5 Risk Management Practices Innovators Should Follow


High-tech and investment company startups plan for big successes – and this planning should include putting in place features that startup leaders may think are only necessary for established companies. However, whether business is boom or bust, new business leaders should seriously consider tried-and-true best practices.

Before you launch your business with customers or take money from your angel investor, even if the investor is your family member or best friend, spend a few hours and dollars on five basic business considerations:

1. Corporate formation. When you start your business, open and operate the type of legal entity that is right for you. Many small businesses choose to operate as limited liability companies or partnerships. Engage a lawyer to advise you about the type of corporate structure that makes sense for you, taking into account issues such as taxes and protection from personal liability. Once you decide on a structure, your lawyer should prepare the corporate formation documents, subscription agreements, and operating agreements that are the right fit for your business and your investors. In sum, these documents provide clear guidelines of what the parties understand and expect at the outset of their relationship and should prove useful if a dispute arises down the road.

2. Cash controls. Once you decide upon a basic corporate structure, use it. Observe corporate formalities, including installing formal accounting and cash control systems. Keep minutes of management meetings. Report on your business’s progress on a regular basis. Local non-profits commonly follow such basic practices, and therefore, it should not be overly burdensome for a startup business to do the same. Plus, you may find that balancing the checkbook and reporting on monthly or quarterly results helps you make more informed decisions about expenditures and brings to light disagreements with partners before disputes get out of control.

3. Business partners. We have all heard the old expression – don’t mix business and pleasure. In the context of a startup, it may be tempting to bring in your friends and family as officers and directors to share in the fun and quickly build out your “team.” Resist such temptations. The only people who should be on your board of directors are those who you expect to contribute in a significant way to the operation of the business. If you don’t want your brother-in-law’s input, don’t give him a platform from which he can insist on having his say. If you don’t expect your mother to participate in business judgments, don’t expose her to liability by giving her an honorary title that could saddle her with liability for decisions that you – and you alone – made. In sum, do business with your business partners, and stick with inviting your friends and family to the holiday party.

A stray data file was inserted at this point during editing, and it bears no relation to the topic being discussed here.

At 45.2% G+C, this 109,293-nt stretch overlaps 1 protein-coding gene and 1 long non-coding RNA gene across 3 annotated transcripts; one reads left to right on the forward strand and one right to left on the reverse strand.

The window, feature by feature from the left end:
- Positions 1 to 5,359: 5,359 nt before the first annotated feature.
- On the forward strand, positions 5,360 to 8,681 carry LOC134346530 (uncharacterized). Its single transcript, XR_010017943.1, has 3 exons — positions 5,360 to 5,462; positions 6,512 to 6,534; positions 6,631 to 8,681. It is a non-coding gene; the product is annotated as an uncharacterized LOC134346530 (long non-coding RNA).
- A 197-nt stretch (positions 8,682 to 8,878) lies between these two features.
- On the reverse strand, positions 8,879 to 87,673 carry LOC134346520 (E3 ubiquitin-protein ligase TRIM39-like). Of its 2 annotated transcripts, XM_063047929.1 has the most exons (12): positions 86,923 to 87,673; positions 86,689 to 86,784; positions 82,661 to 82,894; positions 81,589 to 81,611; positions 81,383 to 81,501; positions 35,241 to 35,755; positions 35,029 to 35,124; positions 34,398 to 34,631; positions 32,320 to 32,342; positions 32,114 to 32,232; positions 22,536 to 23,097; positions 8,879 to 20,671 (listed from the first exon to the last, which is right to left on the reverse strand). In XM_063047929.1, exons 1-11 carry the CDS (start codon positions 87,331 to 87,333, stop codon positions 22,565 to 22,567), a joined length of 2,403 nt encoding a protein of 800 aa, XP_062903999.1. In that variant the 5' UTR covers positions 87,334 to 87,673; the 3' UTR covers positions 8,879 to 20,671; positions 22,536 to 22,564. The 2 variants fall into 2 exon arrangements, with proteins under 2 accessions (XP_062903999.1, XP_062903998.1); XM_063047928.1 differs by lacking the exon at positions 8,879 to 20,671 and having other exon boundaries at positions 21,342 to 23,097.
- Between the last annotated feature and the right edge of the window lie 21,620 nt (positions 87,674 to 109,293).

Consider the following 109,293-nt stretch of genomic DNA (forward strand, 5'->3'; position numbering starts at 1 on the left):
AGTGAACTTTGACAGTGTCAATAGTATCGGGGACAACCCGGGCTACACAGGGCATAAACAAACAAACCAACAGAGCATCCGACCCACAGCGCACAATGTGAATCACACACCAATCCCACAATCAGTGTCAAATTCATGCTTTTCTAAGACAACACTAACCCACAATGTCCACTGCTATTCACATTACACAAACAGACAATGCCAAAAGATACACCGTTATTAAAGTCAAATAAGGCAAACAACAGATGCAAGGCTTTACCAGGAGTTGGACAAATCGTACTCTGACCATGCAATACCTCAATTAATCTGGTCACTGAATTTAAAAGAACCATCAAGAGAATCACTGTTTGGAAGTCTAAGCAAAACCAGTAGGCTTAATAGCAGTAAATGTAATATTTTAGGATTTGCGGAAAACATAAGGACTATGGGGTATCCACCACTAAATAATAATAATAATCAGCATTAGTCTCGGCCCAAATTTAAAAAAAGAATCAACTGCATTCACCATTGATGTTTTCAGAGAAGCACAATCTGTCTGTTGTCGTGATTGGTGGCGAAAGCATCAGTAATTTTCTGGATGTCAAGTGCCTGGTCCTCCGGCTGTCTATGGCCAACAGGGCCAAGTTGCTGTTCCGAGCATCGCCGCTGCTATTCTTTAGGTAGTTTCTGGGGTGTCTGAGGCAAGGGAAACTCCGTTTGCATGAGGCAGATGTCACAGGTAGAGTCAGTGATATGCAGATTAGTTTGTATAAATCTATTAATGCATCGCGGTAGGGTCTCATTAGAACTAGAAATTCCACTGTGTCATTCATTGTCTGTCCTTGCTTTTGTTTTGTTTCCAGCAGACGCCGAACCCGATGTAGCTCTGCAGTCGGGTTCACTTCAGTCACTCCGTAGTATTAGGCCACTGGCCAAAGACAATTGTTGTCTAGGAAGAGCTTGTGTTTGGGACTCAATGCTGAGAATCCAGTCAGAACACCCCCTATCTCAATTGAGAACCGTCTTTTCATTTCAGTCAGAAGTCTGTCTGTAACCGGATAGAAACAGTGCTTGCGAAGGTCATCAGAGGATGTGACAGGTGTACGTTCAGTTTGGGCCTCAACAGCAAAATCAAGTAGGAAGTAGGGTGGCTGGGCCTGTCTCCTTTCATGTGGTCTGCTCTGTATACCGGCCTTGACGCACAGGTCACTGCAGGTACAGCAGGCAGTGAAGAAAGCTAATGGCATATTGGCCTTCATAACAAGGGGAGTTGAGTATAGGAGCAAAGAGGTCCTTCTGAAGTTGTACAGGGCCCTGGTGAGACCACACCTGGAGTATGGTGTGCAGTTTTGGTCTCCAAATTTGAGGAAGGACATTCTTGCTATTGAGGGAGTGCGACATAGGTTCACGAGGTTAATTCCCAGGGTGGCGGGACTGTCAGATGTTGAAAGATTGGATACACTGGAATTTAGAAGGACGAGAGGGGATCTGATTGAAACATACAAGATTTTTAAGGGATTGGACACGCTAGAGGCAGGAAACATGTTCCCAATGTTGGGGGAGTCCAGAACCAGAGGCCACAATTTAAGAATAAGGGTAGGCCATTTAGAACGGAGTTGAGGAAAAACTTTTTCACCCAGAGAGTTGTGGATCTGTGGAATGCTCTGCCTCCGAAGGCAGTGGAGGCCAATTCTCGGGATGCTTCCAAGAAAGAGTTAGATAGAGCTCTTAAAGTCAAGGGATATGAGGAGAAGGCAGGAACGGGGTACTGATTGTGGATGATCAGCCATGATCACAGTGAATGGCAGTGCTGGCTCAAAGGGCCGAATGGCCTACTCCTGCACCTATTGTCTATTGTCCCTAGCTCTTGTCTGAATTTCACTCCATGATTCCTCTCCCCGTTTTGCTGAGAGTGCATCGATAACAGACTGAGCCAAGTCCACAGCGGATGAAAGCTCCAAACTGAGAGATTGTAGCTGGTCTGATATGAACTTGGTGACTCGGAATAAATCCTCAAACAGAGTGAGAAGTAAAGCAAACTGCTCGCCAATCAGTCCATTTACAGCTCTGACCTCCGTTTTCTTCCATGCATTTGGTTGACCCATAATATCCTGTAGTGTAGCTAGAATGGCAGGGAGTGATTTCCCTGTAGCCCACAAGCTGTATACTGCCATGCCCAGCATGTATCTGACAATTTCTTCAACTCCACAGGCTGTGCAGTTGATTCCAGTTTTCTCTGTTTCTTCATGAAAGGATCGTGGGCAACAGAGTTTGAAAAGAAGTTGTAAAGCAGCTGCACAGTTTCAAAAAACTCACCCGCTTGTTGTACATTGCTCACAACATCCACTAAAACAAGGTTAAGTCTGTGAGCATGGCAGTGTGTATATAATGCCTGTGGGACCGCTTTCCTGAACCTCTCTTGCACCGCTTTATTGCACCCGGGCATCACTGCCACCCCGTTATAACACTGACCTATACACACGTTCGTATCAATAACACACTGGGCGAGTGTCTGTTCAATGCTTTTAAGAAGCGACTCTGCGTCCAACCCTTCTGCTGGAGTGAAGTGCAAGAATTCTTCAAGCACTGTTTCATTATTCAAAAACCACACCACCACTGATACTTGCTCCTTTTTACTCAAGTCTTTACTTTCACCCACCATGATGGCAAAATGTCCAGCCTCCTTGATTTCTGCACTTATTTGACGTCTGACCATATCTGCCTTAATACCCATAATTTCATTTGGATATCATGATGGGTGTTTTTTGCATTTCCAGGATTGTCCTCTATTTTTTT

4. Insurance. The cliché of the insurance salesman may make you smile, but you wouldn’t drive your car without insurance, so you shouldn’t consider operating your business without basic insurance policies either. Consult a business insurance broker to determine what coverage would be ideal, and what type of policies you can afford. To start, you should consider basic general liability insurance and director and officer’s insurance. Once you have identified the policies you need, be sure to keep your policies up to date. Many policies need to be renewed on an annual basis.

5. Legal advice. Finally, even the simplest of businesses are subject to laws and regulations. When you start out, retain a lawyer who can provide you with basic employment law advice, or other advice relevant to the nature of your business. If you have employees, you should seek advice on compliance with wage and hour and workplace safety obligations. Depending on the nature of your business, you may need specialized advice regarding compliance with state or federal regulations that govern your sphere of business, for example, privacy laws regarding disclosure of personal identifying information. If you have a proprietary invention, you will want advice regarding the protection of your company’s intellectual property.

Startup leaders and investors alike will be well-served by following tried and true corporate formalities, whether they “hit the big time” or find themselves enmeshed in a lawsuit.

Sara Jane Shanahan is a partner at the Boston law firm of Sherin and Lodgen LLP. Her practice focuses on complex business disputes and litigation. Follow @Sherin_Lodgen

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